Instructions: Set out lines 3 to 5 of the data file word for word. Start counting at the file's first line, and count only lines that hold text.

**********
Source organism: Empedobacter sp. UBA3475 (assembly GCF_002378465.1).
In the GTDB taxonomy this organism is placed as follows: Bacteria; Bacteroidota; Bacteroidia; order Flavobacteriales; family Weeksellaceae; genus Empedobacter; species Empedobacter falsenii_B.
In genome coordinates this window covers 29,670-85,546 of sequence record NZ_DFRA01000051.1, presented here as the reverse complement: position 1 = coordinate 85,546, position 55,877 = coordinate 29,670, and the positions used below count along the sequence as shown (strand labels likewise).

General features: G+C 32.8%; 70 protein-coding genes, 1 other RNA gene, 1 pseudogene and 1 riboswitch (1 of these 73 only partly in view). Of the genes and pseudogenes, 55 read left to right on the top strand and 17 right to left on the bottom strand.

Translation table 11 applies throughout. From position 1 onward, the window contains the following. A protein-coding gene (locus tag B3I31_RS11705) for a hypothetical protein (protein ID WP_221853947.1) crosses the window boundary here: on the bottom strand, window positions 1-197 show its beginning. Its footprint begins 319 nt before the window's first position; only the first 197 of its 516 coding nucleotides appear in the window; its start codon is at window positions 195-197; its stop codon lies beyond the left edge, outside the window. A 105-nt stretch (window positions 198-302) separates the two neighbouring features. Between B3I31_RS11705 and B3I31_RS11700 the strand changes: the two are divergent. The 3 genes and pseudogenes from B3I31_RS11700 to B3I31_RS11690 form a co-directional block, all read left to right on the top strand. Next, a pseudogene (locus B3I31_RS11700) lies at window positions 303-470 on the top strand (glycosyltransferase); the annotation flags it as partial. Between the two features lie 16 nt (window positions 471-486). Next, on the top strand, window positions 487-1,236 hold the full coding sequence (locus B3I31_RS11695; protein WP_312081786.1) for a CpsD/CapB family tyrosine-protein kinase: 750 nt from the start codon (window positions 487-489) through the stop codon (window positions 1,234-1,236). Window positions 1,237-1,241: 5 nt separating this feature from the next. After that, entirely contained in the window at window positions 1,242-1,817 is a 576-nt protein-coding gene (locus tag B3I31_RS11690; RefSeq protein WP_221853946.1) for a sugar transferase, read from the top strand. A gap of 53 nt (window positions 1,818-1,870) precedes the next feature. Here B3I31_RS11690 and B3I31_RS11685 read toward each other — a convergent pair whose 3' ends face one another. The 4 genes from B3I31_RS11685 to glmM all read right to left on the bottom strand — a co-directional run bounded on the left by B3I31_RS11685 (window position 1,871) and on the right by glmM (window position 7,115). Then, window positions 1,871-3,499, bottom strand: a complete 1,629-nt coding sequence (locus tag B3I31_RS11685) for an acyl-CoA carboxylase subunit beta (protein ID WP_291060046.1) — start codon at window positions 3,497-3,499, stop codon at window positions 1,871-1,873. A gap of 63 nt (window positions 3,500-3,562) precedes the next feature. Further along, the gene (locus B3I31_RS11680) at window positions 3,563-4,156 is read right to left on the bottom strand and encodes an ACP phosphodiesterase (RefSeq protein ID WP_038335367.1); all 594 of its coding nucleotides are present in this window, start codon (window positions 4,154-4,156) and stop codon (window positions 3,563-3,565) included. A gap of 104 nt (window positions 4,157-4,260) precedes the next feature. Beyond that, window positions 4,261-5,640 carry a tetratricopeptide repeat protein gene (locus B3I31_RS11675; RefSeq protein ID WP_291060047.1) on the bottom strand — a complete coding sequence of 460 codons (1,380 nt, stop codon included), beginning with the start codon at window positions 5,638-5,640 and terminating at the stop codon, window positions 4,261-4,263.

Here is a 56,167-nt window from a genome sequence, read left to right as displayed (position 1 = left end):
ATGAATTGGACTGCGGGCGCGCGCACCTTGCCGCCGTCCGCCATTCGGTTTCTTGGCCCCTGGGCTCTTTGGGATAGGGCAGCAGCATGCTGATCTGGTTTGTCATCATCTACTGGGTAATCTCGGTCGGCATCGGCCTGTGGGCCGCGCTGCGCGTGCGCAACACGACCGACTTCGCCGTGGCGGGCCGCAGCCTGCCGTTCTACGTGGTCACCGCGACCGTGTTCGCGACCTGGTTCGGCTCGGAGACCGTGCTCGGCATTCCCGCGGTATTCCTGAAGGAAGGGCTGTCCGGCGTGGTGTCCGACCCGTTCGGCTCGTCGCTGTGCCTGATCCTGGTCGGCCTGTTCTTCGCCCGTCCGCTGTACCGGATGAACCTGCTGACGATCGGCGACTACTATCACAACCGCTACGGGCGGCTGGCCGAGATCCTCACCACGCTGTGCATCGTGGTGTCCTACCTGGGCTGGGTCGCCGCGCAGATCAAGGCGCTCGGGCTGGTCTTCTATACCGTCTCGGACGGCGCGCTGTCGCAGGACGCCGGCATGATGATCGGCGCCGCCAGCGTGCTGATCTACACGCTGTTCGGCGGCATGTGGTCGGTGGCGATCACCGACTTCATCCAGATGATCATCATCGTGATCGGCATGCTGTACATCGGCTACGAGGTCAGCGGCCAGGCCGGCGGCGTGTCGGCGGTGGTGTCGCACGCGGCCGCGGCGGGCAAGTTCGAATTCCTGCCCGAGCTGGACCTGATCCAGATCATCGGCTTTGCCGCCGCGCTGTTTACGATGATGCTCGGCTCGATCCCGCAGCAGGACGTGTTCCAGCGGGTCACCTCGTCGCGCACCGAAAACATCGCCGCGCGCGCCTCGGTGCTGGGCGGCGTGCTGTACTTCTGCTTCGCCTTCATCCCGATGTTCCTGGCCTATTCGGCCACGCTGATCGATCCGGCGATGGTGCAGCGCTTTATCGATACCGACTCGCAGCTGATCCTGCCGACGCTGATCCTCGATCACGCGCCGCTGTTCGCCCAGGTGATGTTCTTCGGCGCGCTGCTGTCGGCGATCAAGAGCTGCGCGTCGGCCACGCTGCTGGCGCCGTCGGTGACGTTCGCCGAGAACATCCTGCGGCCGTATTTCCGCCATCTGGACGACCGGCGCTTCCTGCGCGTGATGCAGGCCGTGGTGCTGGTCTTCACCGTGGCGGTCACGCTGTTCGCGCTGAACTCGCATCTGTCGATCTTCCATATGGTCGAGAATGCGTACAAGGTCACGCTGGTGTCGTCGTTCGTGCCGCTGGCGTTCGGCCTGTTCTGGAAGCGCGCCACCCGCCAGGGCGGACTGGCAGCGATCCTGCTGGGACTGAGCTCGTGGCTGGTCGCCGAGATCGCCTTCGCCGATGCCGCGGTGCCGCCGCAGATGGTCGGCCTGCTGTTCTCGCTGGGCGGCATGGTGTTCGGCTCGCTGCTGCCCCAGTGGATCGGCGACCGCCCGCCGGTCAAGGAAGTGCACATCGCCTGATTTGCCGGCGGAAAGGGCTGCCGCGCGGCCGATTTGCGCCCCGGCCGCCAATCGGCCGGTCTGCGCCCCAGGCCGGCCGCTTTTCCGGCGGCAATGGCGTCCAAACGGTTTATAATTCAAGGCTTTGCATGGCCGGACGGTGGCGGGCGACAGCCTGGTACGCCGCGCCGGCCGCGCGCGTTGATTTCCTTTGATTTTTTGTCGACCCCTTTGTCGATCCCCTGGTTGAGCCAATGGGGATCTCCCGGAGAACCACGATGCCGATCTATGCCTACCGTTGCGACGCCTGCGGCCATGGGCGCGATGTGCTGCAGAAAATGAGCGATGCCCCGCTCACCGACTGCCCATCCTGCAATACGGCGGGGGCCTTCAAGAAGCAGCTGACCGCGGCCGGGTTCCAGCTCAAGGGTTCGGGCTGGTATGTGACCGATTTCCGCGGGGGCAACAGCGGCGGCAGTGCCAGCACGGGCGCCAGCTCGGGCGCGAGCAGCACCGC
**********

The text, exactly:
In genome coordinates this window covers 29,670-85,546 of sequence record NZ_DFRA01000051.1, presented here as the reverse complement: position 1 = coordinate 85,546, position 55,877 = coordinate 29,670, and the positions used below count along the sequence as shown (strand labels likewise).

General features: G+C 32.8%; 70 protein-coding genes, 1 other RNA gene, 1 pseudogene and 1 riboswitch (1 of these 73 only partly in view). Of the genes and pseudogenes, 55 read left to right on the top strand and 17 right to left on the bottom strand.

Translation table 11 applies throughout. From position 1 onward, the window contains the following. A protein-coding gene (locus tag B3I31_RS11705) for a hypothetical protein (protein ID WP_221853947.1) crosses the window boundary here: on the bottom strand, window positions 1-197 show its beginning. Its footprint begins 319 nt before the window's first position; only the first 197 of its 516 coding nucleotides appear in the window; its start codon is at window positions 195-197; its stop codon lies beyond the left edge, outside the window. A 105-nt stretch (window positions 198-302) separates the two neighbouring features. Between B3I31_RS11705 and B3I31_RS11700 the strand changes: the two are divergent. The 3 genes and pseudogenes from B3I31_RS11700 to B3I31_RS11690 form a co-directional block, all read left to right on the top strand. Next, a pseudogene (locus B3I31_RS11700) lies at window positions 303-470 on the top strand (glycosyltransferase); the annotation flags it as partial. Between the two features lie 16 nt (window positions 471-486). Next, on the top strand, window positions 487-1,236 hold the full coding sequence (locus B3I31_RS11695; protein WP_312081786.1) for a CpsD/CapB family tyrosine-protein kinase: 750 nt from the start codon (window positions 487-489) through the stop codon (window positions 1,234-1,236). Window positions 1,237-1,241: 5 nt separating this feature from the next. After that, entirely contained in the window at window positions 1,242-1,817 is a 576-nt protein-coding gene (locus tag B3I31_RS11690; RefSeq protein WP_221853946.1) for a sugar transferase, read from the top strand. A gap of 53 nt (window positions 1,818-1,870) precedes the next feature. Here B3I31_RS11690 and B3I31_RS11685 read toward each other — a convergent pair whose 3' ends face one another. The 4 genes from B3I31_RS11685 to glmM all read right to left on the bottom strand — a co-directional run bounded on the left by B3I31_RS11685 (window position 1,871) and on the right by glmM (window position 7,115). Then, window positions 1,871-3,499, bottom strand: a complete 1,629-nt coding sequence (locus tag B3I31_RS11685) for an acyl-CoA carboxylase subunit beta (protein ID WP_291060046.1) — start codon at window positions 3,497-3,499, stop codon at window positions 1,871-1,873. A gap of 63 nt (window positions 3,500-3,562) precedes the next feature. Further along, the gene (locus B3I31_RS11680) at window positions 3,563-4,156 is read right to left on the bottom strand and encodes an ACP phosphodiesterase (RefSeq protein ID WP_038335367.1); all 594 of its coding nucleotides are present in this window, start codon (window positions 4,154-4,156) and stop codon (window positions 3,563-3,565) included. A gap of 104 nt (window positions 4,157-4,260) precedes the next feature. Beyond that, window positions 4,261-5,640 carry a tetratricopeptide repeat protein gene (locus B3I31_RS11675; RefSeq protein ID WP_291060047.1) on the bottom strand — a complete coding sequence of 460 codons (1,380 nt, stop codon included), beginning with the start codon at window positions 5,638-5,640 and terminating at the stop codon, window positions 4,261-4,263.